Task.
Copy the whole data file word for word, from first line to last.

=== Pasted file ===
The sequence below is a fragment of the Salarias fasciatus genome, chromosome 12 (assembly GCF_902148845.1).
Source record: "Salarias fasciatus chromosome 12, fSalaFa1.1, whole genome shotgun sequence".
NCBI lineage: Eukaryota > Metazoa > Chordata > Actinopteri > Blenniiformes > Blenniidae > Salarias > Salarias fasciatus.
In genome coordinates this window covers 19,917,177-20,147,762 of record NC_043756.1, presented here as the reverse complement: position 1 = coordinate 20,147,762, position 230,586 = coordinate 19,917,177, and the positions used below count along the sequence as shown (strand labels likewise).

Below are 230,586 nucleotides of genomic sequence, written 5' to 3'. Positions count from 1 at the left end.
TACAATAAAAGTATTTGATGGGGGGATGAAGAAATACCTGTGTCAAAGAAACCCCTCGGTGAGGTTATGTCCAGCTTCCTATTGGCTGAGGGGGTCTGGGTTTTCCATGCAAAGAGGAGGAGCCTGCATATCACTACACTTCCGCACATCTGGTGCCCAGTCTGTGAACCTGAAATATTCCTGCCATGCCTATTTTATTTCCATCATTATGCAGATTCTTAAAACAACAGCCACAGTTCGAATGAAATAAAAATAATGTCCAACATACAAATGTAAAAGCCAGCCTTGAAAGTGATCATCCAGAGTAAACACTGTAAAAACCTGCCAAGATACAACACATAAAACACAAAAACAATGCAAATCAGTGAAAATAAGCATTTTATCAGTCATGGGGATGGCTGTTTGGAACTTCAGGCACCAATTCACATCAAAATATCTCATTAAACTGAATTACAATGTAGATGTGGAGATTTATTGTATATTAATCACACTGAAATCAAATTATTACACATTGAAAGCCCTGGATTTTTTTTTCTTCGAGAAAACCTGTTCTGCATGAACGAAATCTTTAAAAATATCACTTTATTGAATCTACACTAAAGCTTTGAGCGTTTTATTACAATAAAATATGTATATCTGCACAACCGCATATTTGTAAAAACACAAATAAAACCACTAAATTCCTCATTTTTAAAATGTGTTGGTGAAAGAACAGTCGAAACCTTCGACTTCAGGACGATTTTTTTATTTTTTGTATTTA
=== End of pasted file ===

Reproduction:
The sequence below is a fragment of the Salarias fasciatus genome, chromosome 12 (assembly GCF_902148845.1).
Source record: "Salarias fasciatus chromosome 12, fSalaFa1.1, whole genome shotgun sequence".
NCBI lineage: Eukaryota > Metazoa > Chordata > Actinopteri > Blenniiformes > Blenniidae > Salarias > Salarias fasciatus.
In genome coordinates this window covers 19,917,177-20,147,762 of record NC_043756.1, presented here as the reverse complement: position 1 = coordinate 20,147,762, position 230,586 = coordinate 19,917,177, and the positions used below count along the sequence as shown (strand labels likewise).

Below are 230,586 nucleotides of genomic sequence, written 5' to 3'. Positions count from 1 at the left end.
TACAATAAAAGTATTTGATGGGGGGATGAAGAAATACCTGTGTCAAAGAAACCCCTCGGTGAGGTTATGTCCAGCTTCCTATTGGCTGAGGGGGTCTGGGTTTTCCATGCAAAGAGGAGGAGCCTGCATATCACTACACTTCCGCACATCTGGTGCCCAGTCTGTGAACCTGAAATATTCCTGCCATGCCTATTTTATTTCCATCATTATGCAGATTCTTAAAACAACAGCCACAGTTCGAATGAAATAAAAATAATGTCCAACATACAAATGTAAAAGCCAGCCTTGAAAGTGATCATCCAGAGTAAACACTGTAAAAACCTGCCAAGATACAACACATAAAACACAAAAACAATGCAAATCAGTGAAAATAAGCATTTTATCAGTCATGGGGATGGCTGTTTGGAACTTCAGGCACCAATTCACATCAAAATATCTCATTAAACTGAATTACAATGTAGATGTGGAGATTTATTGTATATTAATCACACTGAAATCAAATTATTACACATTGAAAGCCCTGGATTTTTTTTTCTTCGAGAAAACCTGTTCTGCATGAACGAAATCTTTAAAAATATCACTTTATTGAATCTACACTAAAGCTTTGAGCGTTTTATTACAATAAAATATGTATATCTGCACAACCGCATATTTGTAAAAACACAAATAAAACCACTAAATTCCTCATTTTTAAAATGTGTTGGTGAAAGAACAGTCGAAACCTTCGACTTCAGGACGATTTTTTTATTTTTTGTATTTA